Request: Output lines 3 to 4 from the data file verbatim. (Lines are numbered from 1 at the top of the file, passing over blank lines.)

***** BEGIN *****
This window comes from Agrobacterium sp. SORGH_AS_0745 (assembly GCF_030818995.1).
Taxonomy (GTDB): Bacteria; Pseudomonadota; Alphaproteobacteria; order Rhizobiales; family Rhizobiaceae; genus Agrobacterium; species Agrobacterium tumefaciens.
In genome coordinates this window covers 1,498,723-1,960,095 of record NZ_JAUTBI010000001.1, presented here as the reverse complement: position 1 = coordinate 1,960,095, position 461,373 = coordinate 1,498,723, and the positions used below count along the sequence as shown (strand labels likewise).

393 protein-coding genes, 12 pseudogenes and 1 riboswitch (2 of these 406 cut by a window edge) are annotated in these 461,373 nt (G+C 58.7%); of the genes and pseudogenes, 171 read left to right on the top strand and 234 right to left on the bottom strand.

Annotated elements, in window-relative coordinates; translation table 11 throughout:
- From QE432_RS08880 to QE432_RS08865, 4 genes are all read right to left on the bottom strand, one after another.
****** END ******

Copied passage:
In genome coordinates this window covers 1,498,723-1,960,095 of record NZ_JAUTBI010000001.1, presented here as the reverse complement: position 1 = coordinate 1,960,095, position 461,373 = coordinate 1,498,723, and the positions used below count along the sequence as shown (strand labels likewise).

393 protein-coding genes, 12 pseudogenes and 1 riboswitch (2 of these 406 cut by a window edge) are annotated in these 461,373 nt (G+C 58.7%); of the genes and pseudogenes, 171 read left to right on the top strand and 234 right to left on the bottom strand.